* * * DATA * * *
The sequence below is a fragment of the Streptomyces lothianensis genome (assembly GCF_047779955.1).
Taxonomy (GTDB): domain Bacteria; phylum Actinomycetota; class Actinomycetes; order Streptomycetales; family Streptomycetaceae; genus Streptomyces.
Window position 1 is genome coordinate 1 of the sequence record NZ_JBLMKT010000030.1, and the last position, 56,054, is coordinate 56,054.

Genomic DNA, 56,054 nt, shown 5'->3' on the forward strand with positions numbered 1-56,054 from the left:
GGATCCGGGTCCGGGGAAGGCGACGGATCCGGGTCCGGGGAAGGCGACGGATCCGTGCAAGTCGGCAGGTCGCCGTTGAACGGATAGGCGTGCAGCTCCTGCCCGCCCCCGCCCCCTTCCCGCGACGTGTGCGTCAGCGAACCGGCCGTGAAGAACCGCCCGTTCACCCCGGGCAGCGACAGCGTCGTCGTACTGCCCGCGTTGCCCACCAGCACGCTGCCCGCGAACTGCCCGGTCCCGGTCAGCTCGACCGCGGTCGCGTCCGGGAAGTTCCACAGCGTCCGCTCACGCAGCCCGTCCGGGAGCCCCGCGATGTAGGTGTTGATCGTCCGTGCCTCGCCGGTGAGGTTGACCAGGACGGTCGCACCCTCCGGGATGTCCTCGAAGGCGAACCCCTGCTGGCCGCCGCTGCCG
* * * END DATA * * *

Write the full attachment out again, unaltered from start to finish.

The sequence below is a fragment of the Streptomyces lothianensis genome (assembly GCF_047779955.1).
Taxonomy (GTDB): domain Bacteria; phylum Actinomycetota; class Actinomycetes; order Streptomycetales; family Streptomycetaceae; genus Streptomyces.
Window position 1 is genome coordinate 1 of the sequence record NZ_JBLMKT010000030.1, and the last position, 56,054, is coordinate 56,054.

Genomic DNA, 56,054 nt, shown 5'->3' on the forward strand with positions numbered 1-56,054 from the left:
GGATCCGGGTCCGGGGAAGGCGACGGATCCGGGTCCGGGGAAGGCGACGGATCCGTGCAAGTCGGCAGGTCGCCGTTGAACGGATAGGCGTGCAGCTCCTGCCCGCCCCCGCCCCCTTCCCGCGACGTGTGCGTCAGCGAACCGGCCGTGAAGAACCGCCCGTTCACCCCGGGCAGCGACAGCGTCGTCGTACTGCCCGCGTTGCCCACCAGCACGCTGCCCGCGAACTGCCCGGTCCCGGTCAGCTCGACCGCGGTCGCGTCCGGGAAGTTCCACAGCGTCCGCTCACGCAGCCCGTCCGGGAGCCCCGCGATGTAGGTGTTGATCGTCCGTGCCTCGCCGGTGAGGTTGACCAGGACGGTCGCACCCTCCGGGATGTCCTCGAAGGCGAACCCCTGCTGGCCGCCGCTGCCG